Functioning of the Oversight Bodies
The audit team found a number of issues with the functioning of multiple committees, including inactive, not fully established committees, and committees with attendance issues.
In particular, the key IM-related committees were inactive at the time of the audit. This included IDGC and its level-4 committees, DMAG and KIMAG. Specifically, in the 2017-18 fiscal year, these committees met twice in the case of IDGC and DMAG and three times for KIMAG, with the last meetings occurring in June 2017. While there was evidence of IM being periodically discussed at ISC, and some key issues tabled at CMC for direction, there is a risk that IM does not receive adequate oversight.
With respect to ISC, the audit team found that engagement by committee members representing business lines was weak. Based on attendance reports in the committee records of decision, meetings were found to have met membership quorum only twice out of the 10 meetings held in 2017-18, including instances where decisions were taken without quorum. In addition, delegates to committee members are common at these meetings with some members always sending delegates. Low membership attendance at meetings undermines the effectiveness of the committee in fulfilling its mandate. Interviewees indicated that nature and content of the topics discussed at meetings is complex and difficult to follow for those without some foundational IM/IT knowledge, which can lead to a lack of engagement by business stakeholders at meetings and compound attendance issues. The audit team found that over 90% (36 out of 39) of items on ISC agendas were for information or update purposes, and that members representing business lines had not tabled an agenda item. Together, these findings position the committee in a more passive role.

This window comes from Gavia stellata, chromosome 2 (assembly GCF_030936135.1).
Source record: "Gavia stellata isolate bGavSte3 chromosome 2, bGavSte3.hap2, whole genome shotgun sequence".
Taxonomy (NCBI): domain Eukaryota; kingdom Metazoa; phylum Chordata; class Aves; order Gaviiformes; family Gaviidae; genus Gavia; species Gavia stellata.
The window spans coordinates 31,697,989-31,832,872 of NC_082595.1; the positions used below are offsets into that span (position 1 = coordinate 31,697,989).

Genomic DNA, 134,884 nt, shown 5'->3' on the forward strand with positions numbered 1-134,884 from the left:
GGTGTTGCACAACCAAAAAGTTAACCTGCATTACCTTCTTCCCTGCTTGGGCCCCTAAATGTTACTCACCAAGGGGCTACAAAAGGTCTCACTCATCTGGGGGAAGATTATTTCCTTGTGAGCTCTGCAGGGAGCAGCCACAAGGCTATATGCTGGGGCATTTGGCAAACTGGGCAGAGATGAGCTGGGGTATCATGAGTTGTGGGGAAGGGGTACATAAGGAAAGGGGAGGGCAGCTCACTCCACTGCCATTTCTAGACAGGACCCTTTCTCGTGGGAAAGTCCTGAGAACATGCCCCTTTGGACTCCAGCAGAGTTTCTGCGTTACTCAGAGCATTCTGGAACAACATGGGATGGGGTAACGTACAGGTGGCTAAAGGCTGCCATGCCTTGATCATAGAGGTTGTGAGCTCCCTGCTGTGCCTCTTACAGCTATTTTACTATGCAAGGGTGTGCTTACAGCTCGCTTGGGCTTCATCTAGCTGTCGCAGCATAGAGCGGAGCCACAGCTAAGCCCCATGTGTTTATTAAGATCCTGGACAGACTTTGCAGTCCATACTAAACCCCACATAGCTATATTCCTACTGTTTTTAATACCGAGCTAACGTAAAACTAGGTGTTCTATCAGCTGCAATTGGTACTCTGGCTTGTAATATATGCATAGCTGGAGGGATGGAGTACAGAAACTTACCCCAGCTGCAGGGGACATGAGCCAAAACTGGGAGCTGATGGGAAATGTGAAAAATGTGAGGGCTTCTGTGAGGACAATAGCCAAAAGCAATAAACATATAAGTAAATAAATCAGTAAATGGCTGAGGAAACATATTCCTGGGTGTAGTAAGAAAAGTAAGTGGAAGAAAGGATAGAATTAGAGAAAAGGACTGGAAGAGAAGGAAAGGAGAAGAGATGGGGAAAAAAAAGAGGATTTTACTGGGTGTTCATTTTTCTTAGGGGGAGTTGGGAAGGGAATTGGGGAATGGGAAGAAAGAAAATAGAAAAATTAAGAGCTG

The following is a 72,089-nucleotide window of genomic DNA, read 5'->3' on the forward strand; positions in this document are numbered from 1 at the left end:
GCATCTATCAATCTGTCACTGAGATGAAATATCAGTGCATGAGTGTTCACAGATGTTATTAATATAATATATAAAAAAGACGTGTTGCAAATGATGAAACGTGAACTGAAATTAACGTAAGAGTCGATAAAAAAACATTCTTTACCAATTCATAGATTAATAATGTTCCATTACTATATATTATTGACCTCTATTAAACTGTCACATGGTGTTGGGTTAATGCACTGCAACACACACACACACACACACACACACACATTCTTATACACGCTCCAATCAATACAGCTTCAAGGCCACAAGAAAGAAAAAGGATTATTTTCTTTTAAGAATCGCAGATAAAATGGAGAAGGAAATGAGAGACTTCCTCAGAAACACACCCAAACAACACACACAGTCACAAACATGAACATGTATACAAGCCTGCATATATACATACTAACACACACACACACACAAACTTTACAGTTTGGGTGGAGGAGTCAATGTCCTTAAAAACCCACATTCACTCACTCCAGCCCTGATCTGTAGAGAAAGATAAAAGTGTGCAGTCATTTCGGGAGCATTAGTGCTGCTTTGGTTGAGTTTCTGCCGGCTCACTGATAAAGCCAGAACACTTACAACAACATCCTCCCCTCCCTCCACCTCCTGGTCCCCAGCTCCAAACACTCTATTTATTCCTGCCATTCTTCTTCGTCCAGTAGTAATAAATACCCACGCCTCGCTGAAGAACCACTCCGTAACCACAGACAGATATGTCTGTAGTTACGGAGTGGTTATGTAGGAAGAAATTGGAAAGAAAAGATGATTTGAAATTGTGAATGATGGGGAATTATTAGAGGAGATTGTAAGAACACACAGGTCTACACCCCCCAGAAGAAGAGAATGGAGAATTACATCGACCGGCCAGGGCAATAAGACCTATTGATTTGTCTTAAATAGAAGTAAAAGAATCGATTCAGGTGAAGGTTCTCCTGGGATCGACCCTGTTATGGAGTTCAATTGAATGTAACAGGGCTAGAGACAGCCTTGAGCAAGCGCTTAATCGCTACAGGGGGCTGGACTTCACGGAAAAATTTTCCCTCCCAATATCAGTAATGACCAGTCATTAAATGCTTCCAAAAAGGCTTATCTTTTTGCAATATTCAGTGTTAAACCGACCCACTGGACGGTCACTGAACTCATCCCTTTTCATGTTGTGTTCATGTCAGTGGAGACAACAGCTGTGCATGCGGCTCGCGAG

Given that the key DG-level IM/IT committees are either inactive, or are experiencing issues with attendance and level of engagement, as well as having overlapping mandates and membership, the audit team found that the governance structure is not functioning in an optimal manner, as certain roles and responsibilities are not being fulfilled. This puts the Department at risk of ineffective and inefficient oversight over IM/IT operations.